|Publication number||US6059758 A|
|Application number||US 08/950,634|
|Publication date||May 9, 2000|
|Filing date||Oct 15, 1997|
|Priority date||Oct 15, 1997|
|Publication number||08950634, 950634, US 6059758 A, US 6059758A, US-A-6059758, US6059758 A, US6059758A|
|Inventors||William Padilla, Garlyn W. Hendry|
|Original Assignee||Merit Medical Systems, Inc.|
|Export Citation||BiBTeX, EndNote, RefMan|
|Patent Citations (20), Referenced by (9), Classifications (5), Legal Events (6)|
|External Links: USPTO, USPTO Assignment, Espacenet|
1. The Field of the Invention
The present invention is in the field of prophylactic sheaths for protecting or shielding medical needles. Particularly, the present invention relates to prophylactic sheaths for protecting or shielding medical needles during handling, storage, use, reuse and disposal of medical needles.
2. Relevant Technology
Needles, such as those used in the medical arts, are typically equipped with a removable prophylactic sheath to protect the needle from damage, to keep the needle sterile during storage and to prevent accidental puncture of the user. Although traditional prophylactic sheaths may adequately protect the needle from damage, keep the needle sterile and prevent accidental puncture before use, there has been a problem with accidental needle punctures after use, especially during reinsertion of the needle into the prophylactic sheath.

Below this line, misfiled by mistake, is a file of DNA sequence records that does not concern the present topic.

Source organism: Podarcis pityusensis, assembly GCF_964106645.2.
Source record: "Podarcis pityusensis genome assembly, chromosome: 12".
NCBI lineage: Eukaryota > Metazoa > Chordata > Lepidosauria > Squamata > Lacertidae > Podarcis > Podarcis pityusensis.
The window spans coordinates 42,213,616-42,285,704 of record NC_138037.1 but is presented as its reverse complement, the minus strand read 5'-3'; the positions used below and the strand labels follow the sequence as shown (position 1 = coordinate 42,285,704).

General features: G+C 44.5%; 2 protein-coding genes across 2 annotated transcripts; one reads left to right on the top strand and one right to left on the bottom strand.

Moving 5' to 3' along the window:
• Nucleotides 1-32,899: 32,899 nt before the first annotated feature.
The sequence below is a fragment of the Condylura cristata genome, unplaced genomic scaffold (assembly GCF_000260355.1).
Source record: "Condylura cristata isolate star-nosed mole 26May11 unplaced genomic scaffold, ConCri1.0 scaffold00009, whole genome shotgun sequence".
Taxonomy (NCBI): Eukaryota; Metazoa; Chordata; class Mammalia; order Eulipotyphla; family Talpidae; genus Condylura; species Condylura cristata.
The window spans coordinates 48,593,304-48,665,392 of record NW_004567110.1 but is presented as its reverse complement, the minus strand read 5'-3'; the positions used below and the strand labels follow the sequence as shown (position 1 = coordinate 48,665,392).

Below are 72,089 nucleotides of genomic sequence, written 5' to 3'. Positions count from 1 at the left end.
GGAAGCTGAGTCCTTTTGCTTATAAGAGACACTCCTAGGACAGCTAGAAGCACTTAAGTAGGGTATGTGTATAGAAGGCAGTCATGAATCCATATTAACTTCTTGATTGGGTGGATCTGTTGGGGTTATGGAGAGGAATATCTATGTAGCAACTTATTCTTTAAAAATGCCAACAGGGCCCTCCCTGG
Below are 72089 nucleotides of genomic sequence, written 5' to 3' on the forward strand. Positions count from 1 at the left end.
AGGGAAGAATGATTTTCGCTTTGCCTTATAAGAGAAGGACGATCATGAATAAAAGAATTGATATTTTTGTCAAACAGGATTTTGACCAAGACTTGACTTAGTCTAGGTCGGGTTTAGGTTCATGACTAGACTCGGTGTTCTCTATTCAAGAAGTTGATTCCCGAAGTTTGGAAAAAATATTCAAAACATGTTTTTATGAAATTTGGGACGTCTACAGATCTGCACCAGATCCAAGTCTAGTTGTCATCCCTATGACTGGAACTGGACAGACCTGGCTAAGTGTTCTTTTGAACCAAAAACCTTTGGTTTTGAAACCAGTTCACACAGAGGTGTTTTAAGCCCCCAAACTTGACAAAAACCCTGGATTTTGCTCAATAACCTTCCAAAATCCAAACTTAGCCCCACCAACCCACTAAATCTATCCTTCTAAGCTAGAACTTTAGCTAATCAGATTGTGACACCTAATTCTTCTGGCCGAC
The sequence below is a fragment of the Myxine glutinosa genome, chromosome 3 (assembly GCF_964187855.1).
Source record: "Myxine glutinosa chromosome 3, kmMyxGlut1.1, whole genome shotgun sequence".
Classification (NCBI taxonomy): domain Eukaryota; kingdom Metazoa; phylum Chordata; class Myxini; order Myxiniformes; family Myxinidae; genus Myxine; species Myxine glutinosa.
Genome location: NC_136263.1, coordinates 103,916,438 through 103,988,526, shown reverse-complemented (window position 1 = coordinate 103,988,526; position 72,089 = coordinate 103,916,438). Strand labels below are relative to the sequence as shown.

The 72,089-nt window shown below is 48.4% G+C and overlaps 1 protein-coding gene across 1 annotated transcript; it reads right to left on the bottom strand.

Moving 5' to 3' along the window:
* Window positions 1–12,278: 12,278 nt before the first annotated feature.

While it may hurt to miss the prophylactic sheath and puncture one's self with a sterile needle, it typically has no long lasting consequences. It can, however, be a different story if the handler has previously used the medical needle to inject or extract fluids from a patient. For example, a medical provider is often not aware whether a patient is carrying a communicable disease. With the increasing prevalence of communicable diseases, such as hepatitis and AIDS, medical providers must assume that every patient has a communicable disease. Hence, an accidental needle puncture with a medical needle that has been used to extract fluid from, or inject fluid into, a patient is a serious concern that could even be a matter of life or death.